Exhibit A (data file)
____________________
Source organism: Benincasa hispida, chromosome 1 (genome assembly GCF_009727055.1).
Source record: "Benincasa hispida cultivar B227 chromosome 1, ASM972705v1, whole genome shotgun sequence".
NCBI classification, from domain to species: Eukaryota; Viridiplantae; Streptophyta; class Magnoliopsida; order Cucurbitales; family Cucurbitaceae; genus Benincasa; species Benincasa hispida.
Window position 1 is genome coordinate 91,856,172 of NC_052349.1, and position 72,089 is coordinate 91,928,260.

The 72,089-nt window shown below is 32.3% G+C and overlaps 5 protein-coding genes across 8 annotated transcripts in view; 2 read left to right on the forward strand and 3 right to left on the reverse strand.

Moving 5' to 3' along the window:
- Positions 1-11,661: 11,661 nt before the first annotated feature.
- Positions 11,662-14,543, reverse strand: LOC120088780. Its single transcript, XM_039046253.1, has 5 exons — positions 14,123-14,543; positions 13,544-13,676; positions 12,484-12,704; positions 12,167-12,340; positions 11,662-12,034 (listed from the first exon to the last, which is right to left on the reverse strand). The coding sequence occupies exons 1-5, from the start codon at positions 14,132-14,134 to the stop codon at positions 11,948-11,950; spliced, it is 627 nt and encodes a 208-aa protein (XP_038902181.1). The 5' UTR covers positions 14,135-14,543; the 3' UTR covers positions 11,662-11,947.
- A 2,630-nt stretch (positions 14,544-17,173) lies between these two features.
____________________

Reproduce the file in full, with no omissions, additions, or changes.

Source organism: Benincasa hispida, chromosome 1 (genome assembly GCF_009727055.1).
Source record: "Benincasa hispida cultivar B227 chromosome 1, ASM972705v1, whole genome shotgun sequence".
NCBI classification, from domain to species: Eukaryota; Viridiplantae; Streptophyta; class Magnoliopsida; order Cucurbitales; family Cucurbitaceae; genus Benincasa; species Benincasa hispida.
Window position 1 is genome coordinate 91,856,172 of NC_052349.1, and position 72,089 is coordinate 91,928,260.

The 72,089-nt window shown below is 32.3% G+C and overlaps 5 protein-coding genes across 8 annotated transcripts in view; 2 read left to right on the forward strand and 3 right to left on the reverse strand.

Moving 5' to 3' along the window:
- Positions 1-11,661: 11,661 nt before the first annotated feature.
- Positions 11,662-14,543, reverse strand: LOC120088780. Its single transcript, XM_039046253.1, has 5 exons — positions 14,123-14,543; positions 13,544-13,676; positions 12,484-12,704; positions 12,167-12,340; positions 11,662-12,034 (listed from the first exon to the last, which is right to left on the reverse strand). The coding sequence occupies exons 1-5, from the start codon at positions 14,132-14,134 to the stop codon at positions 11,948-11,950; spliced, it is 627 nt and encodes a 208-aa protein (XP_038902181.1). The 5' UTR covers positions 14,135-14,543; the 3' UTR covers positions 11,662-11,947.
- A 2,630-nt stretch (positions 14,544-17,173) lies between these two features.